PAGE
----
|Aesthetica Preprint, 31 (April 1991)
The contribution of Claude Perrault (1613-1688) to French culture in the Grand Siècle is important for the history of both science and architecture. A physician, member of the prestigious Académie Royale des Sciences and friend of personalities like Christiaan Huygens and Gottfried Wilhelm Leibniz, he was highly thought of in scientific circles, though rather less than some of his great contemporaries. Though his contribution to architecture in certain projects, like the Colonnade at the Louvre, is debatable there can be no doubt that his work as a theorist is fundamental.
He was entrusted with the translation into French of the treatise of Vitruvius by Colbert (with whom his brother Charles collaborated from 1664 onwards as "premier commis aux bâtiments du roi"), the first edition being published in 1673 and the second in 1684. In the preface and some notes he propounded certain theories, provoking evident though prudent controversy, in particular among the supporters of architectural culture closest to the Académie d'Architecture. In 1683 these theories appeared in the Ordonnance des Cinq Espèces de Colonnes selon la Méthode des Anciens, which he reiterated and expanded on, condensing them into the twentyseven pages of the famous "Préface", now published in Italian for the first time. Here the attitude of Perrault the scientist is reflected in his approach to the theory of proportions, which was brand new for the time. It is a synthesis of carefully observed items (incidentally the surveys made of ancient monuments then standing show they did not respect the accepted rules, though these rules were inconsistent and at times contradictory), and a theoretical position of principle which, breaking away from longestablished tradition, refused to consider architectural proportions as having the same absolute and immutable character as those of music; for these, he proposed rules based on logic, simplicity of calculation and practical application. Although the title explicitly refers to the "Methode des Anciens", Perrault's real vision of the "Antique" world fully reflects the position of the "modernes" in the famous disagreement which was to cause a clash between his brother Charles and Nicolas Boileau-Despréaux, the author of L'Art Poétique, who mercilessly mocked the «méchant médecin», a convert to architecture.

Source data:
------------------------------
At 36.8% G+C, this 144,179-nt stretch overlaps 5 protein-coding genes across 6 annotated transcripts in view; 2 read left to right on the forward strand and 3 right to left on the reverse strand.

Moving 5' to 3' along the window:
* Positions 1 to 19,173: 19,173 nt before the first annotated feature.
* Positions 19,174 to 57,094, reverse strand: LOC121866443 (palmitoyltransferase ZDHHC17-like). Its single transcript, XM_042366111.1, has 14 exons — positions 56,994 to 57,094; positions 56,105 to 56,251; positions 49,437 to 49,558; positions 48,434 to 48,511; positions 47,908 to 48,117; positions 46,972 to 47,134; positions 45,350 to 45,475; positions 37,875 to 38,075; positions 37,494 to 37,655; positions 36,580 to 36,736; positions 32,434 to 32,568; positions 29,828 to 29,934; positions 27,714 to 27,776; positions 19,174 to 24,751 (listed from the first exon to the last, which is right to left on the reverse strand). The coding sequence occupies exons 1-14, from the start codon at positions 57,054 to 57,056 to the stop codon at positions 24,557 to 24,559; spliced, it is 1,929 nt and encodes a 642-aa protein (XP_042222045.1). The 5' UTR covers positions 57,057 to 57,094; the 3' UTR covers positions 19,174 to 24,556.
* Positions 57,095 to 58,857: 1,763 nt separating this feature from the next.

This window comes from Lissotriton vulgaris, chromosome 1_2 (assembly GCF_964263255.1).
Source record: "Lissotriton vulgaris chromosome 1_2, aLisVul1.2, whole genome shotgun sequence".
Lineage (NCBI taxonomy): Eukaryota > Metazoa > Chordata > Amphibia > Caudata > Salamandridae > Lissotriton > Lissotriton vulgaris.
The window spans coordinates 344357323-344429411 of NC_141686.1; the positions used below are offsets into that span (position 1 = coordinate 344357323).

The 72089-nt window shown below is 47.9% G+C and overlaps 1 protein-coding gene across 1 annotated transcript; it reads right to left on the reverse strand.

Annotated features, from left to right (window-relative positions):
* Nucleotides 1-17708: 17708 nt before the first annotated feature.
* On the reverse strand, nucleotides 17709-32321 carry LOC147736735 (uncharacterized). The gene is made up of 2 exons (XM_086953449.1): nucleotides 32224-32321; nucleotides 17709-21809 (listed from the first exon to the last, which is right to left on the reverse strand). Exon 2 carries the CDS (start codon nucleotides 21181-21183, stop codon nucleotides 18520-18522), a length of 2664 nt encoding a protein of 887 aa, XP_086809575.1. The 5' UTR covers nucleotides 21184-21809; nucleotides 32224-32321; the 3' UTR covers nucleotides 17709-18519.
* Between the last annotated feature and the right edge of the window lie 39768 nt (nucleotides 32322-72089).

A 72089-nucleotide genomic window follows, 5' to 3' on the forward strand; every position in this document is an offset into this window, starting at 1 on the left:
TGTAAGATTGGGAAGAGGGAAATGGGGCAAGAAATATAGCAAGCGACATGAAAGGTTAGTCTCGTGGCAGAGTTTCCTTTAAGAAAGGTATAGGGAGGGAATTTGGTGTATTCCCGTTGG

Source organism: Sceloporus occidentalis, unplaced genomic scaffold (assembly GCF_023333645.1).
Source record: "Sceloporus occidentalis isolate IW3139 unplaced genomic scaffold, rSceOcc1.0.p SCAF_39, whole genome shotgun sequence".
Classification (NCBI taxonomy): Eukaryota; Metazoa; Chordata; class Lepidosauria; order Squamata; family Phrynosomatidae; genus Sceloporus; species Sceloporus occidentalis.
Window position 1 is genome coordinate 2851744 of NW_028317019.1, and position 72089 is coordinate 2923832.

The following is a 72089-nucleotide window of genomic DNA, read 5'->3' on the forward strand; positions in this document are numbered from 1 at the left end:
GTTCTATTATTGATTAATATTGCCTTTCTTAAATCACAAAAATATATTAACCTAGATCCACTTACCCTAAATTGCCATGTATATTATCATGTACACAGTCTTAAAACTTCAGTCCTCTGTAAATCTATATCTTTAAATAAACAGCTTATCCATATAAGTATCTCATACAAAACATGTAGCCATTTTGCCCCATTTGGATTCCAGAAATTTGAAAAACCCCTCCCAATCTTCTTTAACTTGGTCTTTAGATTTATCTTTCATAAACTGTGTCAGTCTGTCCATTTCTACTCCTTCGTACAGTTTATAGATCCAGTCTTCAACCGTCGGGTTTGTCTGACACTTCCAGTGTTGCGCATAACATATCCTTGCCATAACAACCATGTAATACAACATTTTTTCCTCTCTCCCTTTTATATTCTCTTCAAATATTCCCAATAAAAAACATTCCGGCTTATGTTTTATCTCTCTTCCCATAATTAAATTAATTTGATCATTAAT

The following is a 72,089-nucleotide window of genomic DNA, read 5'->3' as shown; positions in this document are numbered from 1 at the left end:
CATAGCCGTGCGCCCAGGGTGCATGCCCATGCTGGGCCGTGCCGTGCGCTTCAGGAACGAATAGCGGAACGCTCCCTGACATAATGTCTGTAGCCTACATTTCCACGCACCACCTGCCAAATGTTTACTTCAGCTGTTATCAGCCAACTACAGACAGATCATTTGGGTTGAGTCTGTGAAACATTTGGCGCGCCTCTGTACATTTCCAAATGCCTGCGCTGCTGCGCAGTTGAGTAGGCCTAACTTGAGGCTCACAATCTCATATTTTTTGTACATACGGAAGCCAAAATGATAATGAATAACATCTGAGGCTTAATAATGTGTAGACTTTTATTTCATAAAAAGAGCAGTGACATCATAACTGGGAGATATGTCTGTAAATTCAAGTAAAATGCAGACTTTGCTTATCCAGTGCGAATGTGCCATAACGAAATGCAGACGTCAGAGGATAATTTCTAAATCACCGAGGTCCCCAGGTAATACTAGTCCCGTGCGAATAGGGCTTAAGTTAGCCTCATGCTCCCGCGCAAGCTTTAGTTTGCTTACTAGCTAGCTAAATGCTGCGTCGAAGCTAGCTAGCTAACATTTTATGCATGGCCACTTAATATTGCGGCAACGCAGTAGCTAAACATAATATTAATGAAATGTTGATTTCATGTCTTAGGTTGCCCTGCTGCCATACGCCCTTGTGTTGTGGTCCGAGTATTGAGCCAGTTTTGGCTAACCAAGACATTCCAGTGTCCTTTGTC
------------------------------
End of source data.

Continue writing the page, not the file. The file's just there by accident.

The distinction between a «beauté positive» and «beauté arbitraire» - the former based on objective criteria including symmetry, the latter on taste and "je ne sais quoi" - is an original one, and unrelated to other distinctions made at the time, though this was suggested, such as Pierre Nicole's distinction between «vraie et fausse beauté» (true and apparent beauty) or Christopher Wren's «Geometrical or Natural Beauty» and «Customary Beauty». Argued by means of theoretical assumptions that sounded at the time like paradoxes, Claude Perrault's ideas mark the origins of modern reflection on the theory of architecture, which were to prove fundamental, and not only in France, for its development in the Eighteenth century and those to follow.